It should be quite a bit.
 
 - Lots of tiny common library functions are pretty easy
 
 - Getter/Setter properties are easy too
 
 - almost all this() constructors are a no-go providing you do something 
 in-between with the parameters until you assign them back to the target 
 variables; eg: you have a char parameter (that you need to do something 
 with it) that needs to be assigned to a class/structure string member 
 variable and then it needs a cast ... but no castings are allowed with 
  safe
This doesn't make a lot of sense, lots of constructors are safe. And casting is OK as long as it's safe, including class downcasts.
 
 But when you start attempting to declare  safe chunks of code that 
 actually DO things ... well, it seems end-of-the-story.
This is why you encapsulate the unsafe parts in trusted functions. The classic example is the posix `read` and `write` functions. The function `int read(int fd, void *data, int len)` is not safe, nor can it be trusted. But a trusted wrapper is possible: ` trusted int readSafe(int fd, ubyte[] data)`. Now all of a sudden, safe functions have more utility.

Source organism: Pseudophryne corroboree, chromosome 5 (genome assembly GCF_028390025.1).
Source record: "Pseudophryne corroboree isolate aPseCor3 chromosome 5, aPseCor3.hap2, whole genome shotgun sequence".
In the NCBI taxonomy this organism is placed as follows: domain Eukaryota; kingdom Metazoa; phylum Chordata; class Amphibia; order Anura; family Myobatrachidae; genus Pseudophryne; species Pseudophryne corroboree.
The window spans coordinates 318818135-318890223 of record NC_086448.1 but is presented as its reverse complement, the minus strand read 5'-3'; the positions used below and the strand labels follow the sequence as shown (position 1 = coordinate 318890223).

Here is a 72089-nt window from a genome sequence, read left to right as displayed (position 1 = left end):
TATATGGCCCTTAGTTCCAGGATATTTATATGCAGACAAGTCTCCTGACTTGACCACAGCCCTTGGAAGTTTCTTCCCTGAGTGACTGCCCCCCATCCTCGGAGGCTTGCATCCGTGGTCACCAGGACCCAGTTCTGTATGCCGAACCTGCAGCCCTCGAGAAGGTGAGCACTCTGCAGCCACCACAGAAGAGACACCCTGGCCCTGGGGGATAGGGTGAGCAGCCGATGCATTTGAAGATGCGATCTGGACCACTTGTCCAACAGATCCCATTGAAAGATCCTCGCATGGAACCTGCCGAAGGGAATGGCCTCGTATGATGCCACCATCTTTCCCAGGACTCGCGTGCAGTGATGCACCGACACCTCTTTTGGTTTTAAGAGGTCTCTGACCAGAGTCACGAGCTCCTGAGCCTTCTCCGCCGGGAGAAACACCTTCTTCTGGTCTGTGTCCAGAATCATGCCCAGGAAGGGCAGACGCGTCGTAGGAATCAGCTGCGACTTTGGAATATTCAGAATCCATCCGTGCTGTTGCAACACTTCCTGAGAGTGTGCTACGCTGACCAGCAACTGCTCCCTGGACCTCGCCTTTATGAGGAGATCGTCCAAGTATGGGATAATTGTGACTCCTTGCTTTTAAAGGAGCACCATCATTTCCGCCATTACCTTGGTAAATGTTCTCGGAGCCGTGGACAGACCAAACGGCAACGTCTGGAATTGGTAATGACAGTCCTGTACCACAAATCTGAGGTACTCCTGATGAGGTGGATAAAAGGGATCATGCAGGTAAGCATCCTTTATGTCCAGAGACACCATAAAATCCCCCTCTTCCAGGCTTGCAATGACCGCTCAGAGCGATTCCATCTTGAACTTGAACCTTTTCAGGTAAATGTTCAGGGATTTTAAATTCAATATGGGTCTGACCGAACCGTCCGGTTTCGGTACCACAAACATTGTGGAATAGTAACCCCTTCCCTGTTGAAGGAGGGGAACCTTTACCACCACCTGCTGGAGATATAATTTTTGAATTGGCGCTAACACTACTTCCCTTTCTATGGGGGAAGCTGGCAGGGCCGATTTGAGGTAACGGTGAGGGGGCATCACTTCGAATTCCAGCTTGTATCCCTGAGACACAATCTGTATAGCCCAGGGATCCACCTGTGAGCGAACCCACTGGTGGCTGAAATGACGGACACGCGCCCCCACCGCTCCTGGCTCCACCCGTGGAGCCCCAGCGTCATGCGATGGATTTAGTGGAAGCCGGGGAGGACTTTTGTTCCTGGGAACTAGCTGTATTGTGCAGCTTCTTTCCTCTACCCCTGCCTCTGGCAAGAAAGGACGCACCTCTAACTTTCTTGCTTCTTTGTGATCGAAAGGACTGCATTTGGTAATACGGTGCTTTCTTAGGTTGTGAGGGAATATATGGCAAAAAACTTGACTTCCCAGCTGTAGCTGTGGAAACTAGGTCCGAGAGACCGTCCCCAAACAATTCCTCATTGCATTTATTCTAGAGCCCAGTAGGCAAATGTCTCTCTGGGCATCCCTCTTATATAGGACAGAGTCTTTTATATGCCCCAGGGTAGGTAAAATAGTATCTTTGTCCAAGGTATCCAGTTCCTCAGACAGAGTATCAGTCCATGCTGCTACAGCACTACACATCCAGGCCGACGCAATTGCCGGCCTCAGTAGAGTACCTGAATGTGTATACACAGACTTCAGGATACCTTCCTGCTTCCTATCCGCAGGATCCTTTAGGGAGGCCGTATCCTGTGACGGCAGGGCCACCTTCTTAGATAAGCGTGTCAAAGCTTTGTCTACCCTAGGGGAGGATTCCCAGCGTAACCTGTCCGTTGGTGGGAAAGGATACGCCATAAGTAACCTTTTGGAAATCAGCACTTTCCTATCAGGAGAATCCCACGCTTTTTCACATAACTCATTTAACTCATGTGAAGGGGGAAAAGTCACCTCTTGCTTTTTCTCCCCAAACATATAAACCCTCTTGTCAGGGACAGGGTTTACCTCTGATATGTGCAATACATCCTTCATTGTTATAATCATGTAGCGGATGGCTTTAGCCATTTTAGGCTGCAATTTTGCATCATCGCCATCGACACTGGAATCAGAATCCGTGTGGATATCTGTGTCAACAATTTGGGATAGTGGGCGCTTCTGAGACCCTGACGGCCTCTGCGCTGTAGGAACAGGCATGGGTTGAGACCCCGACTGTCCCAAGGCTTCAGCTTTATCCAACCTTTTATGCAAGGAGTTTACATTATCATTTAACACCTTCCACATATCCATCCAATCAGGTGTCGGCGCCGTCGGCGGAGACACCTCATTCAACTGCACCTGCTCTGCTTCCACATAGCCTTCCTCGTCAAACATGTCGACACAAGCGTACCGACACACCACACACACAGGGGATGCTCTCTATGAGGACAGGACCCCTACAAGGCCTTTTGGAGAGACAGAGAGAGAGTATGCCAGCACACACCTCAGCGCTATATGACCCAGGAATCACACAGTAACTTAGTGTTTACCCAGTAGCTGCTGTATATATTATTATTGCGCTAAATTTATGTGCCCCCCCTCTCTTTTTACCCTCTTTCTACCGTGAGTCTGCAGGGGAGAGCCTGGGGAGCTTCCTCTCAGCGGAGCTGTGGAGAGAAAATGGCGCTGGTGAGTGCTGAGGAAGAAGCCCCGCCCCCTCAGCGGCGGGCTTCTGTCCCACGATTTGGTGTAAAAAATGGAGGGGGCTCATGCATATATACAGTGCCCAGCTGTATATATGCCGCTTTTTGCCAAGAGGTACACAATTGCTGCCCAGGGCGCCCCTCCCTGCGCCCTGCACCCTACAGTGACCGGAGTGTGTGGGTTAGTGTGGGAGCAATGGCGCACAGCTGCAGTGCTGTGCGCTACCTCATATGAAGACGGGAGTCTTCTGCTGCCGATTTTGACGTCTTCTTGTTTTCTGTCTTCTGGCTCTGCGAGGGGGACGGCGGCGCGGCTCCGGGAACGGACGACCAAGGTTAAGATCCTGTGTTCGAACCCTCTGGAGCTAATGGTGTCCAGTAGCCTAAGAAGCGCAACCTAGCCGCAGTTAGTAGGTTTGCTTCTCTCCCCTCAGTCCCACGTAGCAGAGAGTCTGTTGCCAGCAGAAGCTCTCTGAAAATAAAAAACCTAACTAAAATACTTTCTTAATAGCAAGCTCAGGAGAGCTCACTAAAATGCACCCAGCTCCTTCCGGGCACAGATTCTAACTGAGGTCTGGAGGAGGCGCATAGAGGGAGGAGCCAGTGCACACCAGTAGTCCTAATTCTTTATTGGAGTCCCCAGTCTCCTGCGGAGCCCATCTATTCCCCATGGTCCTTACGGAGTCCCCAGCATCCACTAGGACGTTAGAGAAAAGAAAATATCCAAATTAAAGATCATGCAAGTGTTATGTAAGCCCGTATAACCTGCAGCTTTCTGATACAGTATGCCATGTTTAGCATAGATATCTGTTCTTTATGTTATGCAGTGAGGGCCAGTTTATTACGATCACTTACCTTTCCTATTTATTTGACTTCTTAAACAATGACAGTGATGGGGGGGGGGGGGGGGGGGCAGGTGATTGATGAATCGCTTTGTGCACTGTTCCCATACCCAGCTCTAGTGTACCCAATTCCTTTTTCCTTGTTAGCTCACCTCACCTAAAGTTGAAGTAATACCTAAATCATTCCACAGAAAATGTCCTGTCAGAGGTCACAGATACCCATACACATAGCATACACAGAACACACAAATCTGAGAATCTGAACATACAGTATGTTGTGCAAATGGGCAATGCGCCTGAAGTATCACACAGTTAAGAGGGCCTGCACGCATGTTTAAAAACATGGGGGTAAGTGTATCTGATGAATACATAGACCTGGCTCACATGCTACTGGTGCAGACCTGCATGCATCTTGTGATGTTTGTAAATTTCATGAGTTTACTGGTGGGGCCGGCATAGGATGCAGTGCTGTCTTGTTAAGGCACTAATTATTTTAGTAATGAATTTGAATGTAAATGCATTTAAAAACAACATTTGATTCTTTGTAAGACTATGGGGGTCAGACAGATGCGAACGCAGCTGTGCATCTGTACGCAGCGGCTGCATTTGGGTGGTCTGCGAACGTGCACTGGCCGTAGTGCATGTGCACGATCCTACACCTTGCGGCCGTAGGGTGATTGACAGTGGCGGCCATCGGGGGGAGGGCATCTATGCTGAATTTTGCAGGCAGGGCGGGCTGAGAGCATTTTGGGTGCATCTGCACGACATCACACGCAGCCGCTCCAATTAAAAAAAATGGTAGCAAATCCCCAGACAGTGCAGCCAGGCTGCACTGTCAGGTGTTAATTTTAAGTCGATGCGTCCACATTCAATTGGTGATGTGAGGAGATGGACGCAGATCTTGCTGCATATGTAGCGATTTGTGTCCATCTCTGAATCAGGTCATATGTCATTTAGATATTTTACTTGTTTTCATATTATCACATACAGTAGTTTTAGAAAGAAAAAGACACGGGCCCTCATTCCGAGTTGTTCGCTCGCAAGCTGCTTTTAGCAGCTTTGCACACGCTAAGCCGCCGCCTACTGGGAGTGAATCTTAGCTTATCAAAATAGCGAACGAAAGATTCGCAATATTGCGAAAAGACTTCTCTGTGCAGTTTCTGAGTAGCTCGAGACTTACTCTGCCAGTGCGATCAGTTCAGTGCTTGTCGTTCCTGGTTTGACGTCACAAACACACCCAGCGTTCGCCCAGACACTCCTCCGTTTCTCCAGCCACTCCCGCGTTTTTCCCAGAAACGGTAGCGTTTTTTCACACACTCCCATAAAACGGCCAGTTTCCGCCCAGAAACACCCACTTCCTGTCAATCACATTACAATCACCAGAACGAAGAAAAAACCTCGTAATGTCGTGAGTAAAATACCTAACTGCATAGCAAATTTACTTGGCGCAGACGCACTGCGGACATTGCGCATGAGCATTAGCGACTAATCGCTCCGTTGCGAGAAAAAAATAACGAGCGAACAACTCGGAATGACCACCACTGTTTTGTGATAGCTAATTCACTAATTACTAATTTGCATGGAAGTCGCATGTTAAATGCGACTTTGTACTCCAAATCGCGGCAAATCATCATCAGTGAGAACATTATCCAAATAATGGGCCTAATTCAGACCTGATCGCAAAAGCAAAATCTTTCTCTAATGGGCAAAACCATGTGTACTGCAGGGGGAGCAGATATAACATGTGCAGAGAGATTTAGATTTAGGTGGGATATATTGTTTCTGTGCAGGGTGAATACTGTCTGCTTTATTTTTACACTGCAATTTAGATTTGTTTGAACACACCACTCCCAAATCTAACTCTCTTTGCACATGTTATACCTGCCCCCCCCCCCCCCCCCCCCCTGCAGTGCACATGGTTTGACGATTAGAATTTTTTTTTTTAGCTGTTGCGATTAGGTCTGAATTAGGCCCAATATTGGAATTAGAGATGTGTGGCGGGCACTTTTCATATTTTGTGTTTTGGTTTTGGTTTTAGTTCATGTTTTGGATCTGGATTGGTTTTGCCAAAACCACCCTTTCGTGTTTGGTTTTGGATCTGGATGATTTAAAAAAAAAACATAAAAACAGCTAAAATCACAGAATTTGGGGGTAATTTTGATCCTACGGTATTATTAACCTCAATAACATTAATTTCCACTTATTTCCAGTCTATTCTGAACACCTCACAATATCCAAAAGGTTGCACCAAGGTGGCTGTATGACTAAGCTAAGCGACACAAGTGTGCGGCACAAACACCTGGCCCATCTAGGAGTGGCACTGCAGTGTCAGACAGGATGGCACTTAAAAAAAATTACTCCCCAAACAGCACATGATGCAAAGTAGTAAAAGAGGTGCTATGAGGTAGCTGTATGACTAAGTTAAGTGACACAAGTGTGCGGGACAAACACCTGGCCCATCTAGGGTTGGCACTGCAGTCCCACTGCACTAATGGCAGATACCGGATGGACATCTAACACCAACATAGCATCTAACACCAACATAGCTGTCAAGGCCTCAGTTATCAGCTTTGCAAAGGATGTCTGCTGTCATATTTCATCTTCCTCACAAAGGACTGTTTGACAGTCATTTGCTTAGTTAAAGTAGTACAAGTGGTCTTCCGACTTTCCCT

Declaring  safe void() main() {...} as I was advised in some previous 
 post (to avoid declaring  safe everywhere) is almost impossible unless 
 you are doing the hello world app.
The point is to mark main safe, and then fix whatever things that aren't safe that it calls to provide a safe interface.
 
 I would love to hear how you, I mean the community, approach code 
 safeness ?
Any function I want to make safe, I mark it as safe. Then I fix the compiler complaints until it compiles (including functions that it calls), using as little trusted code as possible. -Steve
Jul 02
prev sibling parent reply tsbockman <thomas.bockman gmail.com> writes:
(Responding out of order:)

On Friday, 2 July 2021 at 00:26:52 UTC, someone wrote:
 But when you start attempting to declare  safe chunks of code 
 that actually DO things ... well, it seems end-of-the-story.